For those with a historical bent of mind, open-source software is thought to have gained "grown up" status in 2001, when IBM, Armonk, N.Y., invested $1 billion in Linux, the popular and reliable operating system originated by Finnish graduate student Linus Torvalds 10 years previously, and improved upon by a worldwide community of developers ever since. Though Linux long had adherents in business IT, deployments up until IBM threw its full corporate weight behind it were often piecemeal and clandestine.
Today, the open-source landscape is an expansive panoply of technologies including operating systems, middleware, end-user applications and utilities, as well as an integrated development platform taking the industry by storm. In fact, one expert observer says open-source technology might be on the brink of achieving an IT industry phase change.
"Open-source software is having the same effect on the software industry that commodity processors and the Microsoft operating system had on the computer industry a couple of decades ago," says Michael Goulde, a senior analyst and open-source expert at Forrester Research, Cambridge, Mass. "Those developments essentially broke apart the integrated computer companies, and the same thing is happening in software."
If any industry might seem to be a perfect match for the open-source ethos of community development, peer review, and no licensing fees, open-source advocates say it should be healthcare — commonly accepted clinical procedures and standards come to fruition through the same paradigm. Yet, as in so many other areas of IT, conventional wisdom holds that healthcare is lagging in open-source adoption. Among the reasons experts cite are complexity of healthcare-specific applications, a relatively small number of vendors and developers that know the industry (therefore limiting the number of developers able to donate time to a project), and regulatory necessities that would seem to mandate deployment of software with known quantities of support and remediation — read as proprietary software.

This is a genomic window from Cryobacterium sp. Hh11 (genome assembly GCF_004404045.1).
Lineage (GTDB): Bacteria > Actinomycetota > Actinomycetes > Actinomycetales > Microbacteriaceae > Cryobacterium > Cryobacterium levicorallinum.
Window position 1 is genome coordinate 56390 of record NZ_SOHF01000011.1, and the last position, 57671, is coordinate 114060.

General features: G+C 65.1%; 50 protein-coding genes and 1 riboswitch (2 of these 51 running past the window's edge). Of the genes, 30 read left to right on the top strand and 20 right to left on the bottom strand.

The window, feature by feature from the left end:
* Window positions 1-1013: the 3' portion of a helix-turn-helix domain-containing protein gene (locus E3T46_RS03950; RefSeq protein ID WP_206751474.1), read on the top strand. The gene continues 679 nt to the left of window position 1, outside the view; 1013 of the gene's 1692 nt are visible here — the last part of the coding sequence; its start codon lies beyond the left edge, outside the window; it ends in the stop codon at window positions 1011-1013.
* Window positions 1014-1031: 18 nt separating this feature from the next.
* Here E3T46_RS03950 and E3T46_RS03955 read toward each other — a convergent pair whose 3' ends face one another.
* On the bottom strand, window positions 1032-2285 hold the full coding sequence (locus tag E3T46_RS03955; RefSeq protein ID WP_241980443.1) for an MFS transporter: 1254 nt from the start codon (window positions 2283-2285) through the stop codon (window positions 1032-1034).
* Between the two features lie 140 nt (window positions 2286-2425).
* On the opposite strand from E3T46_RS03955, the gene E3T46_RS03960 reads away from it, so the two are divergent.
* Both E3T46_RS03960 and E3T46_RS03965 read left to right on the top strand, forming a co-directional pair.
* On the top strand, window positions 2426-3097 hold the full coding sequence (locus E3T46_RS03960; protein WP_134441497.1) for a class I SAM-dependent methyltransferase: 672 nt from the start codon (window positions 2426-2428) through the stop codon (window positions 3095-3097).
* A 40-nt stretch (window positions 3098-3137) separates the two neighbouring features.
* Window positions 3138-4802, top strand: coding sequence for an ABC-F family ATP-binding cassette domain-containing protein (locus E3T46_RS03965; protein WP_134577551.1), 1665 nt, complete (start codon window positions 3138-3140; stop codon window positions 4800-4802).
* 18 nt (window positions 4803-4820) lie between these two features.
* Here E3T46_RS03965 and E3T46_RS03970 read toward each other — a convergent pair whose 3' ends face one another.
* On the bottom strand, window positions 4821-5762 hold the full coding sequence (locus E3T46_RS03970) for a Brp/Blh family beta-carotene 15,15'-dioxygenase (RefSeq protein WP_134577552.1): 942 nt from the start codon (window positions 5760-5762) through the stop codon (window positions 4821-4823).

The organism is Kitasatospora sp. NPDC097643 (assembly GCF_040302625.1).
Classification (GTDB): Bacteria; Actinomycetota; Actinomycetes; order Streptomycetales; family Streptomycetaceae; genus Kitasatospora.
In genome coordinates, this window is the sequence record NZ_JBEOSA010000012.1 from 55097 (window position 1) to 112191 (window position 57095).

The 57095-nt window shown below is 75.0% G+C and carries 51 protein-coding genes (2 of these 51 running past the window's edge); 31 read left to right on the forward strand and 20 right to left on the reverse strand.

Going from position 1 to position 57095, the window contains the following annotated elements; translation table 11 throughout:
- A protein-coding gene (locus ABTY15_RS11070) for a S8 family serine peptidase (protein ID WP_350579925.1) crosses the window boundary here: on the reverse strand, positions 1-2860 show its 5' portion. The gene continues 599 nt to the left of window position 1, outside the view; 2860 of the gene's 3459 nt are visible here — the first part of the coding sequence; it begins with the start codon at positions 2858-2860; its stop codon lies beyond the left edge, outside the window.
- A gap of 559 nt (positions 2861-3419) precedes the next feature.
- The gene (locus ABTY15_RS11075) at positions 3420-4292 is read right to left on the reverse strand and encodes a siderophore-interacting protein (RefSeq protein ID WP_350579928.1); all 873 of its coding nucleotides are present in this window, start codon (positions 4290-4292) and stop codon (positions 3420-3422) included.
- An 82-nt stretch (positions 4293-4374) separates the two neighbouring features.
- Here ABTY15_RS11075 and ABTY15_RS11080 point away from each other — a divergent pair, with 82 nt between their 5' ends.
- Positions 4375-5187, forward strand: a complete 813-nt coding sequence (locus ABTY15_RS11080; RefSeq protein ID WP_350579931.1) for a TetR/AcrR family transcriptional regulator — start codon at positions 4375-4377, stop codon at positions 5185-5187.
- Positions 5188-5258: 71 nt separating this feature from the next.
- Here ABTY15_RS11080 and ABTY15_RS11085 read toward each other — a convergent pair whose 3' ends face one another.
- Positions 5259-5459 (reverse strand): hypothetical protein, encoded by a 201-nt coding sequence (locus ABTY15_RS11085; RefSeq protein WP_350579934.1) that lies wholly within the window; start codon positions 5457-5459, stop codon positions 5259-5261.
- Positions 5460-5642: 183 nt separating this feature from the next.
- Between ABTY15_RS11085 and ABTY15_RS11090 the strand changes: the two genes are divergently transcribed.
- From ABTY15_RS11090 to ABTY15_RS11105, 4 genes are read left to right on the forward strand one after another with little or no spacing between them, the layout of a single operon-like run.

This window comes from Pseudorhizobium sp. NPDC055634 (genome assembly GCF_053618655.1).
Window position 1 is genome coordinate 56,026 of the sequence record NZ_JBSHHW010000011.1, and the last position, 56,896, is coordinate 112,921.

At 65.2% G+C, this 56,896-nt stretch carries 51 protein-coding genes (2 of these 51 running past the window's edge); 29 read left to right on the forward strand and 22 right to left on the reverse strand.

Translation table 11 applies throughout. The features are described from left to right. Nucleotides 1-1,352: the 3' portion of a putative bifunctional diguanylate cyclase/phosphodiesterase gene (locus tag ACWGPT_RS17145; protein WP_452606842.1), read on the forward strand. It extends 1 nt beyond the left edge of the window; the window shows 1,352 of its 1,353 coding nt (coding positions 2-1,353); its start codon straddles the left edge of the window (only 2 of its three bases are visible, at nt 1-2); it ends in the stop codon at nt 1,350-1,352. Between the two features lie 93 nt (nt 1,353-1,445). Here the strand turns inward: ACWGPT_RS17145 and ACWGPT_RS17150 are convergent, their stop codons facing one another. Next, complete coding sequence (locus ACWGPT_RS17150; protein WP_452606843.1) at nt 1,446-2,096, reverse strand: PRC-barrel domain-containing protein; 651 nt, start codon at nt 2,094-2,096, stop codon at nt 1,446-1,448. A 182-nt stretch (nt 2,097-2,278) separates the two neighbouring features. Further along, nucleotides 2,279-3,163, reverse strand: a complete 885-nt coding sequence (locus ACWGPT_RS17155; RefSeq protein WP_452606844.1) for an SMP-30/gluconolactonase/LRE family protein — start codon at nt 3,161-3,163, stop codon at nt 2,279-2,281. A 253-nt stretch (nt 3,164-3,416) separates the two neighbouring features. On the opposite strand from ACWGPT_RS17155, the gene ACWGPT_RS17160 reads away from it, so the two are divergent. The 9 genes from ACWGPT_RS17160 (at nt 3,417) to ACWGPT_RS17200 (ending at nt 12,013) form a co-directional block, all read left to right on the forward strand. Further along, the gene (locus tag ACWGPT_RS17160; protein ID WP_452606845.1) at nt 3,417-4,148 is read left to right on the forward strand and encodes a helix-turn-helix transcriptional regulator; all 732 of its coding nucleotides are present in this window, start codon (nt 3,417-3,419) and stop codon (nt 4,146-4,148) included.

Studying the ecosystem
"Ecosystem" is the word often used by advocates of open-source distribution to describe their vision of open-source applications from the operating system on up to the desktop. There is no doubt this ecosystem grows ever richer, but there is also little doubt that the Balkanized nature of open-source development mandates more work by those who make purchasing and deployment decisions.
"One of the key differences between the open-source ecosystem and those that exist around traditional software companies is that the traditional companies organize their own ecosystem and make it work," Goulde says. "In the open-source world, there is an ecosystem that can be woven together, but the customer has to do it."
Goulde's own recent work suggests a rapidly growing interest among healthcare executives to do just that. "Open-source software: A Primer for Health Care Leaders," a report Goulde and Forrester colleague Eric Brown wrote for the California Healthcare Foundation, has gotten 3,000 downloads since its release in March. Goulde says it would be wrong to paint healthcare executives as uninformed about open source with a broad brush; especially given the wide range of open-source development, distribution and licensing models, trying to establish authoritative knowledge of the subject is daunting indeed.
"It's also a subject that there's a lack of information about, because it's a topic that's — I don't want to say it's opaque — but people look at the open-source community and say, 'Gee, that's interesting, how do I learn more?â€™â€ Goulde says.
And, as the drive toward electronic health records and reporting coincides (or collides) with the huge costs involved, the curiosity about the open-source ethos will marry practicality with the intangible appeal of community involvement and an almost altruistic sharing of knowledge.
"Let me just say something that may be completely off the wall — I have no doubt open-source software will prevail and will ultimately take its place as, if not the dominant player, then certainly a major player. It's inevitable," says Kenneth Kizer, M.D., CEO of Medsphere, Aliso Viejo, Calif. "The real issue is how long it will take and at what pain, and what amount of controversy. It's fundamentally the right thing to do. There are large vested interests that it conflicts with, but because it's the right thing to do, it will happen."
When software is like salad — which fork?
Medsphere, a company started by brothers Steve Shreeve and Scott Shreeve, M.D., in 2002 to commercialize the Veterans' Administration's VistA electronic health record, is one of the most visible examples of the open-source paradox — the clear message of cost savings behind open source as well as the intricacy of establishing workable licensing models and a viable development community.
The Medsphere version of VistA, called OpenVistA, has already been deployed at Midland Memorial Hospital, Midland, Texas. Hospital CIO David Whiles says the institution would have spent between $15 and $18 million for a proprietary EHR, while Medsphere's OpenVistA cost $7 million.
"Economics wasn't the whole decision here, but it was a significant part of the decision to move in that direction," Whiles says, "and, hopefully, as we become successful and other people in the healthcare industry adopt the VistA platform, other vendors out there will be taking note and considering some more active movement into open-source software."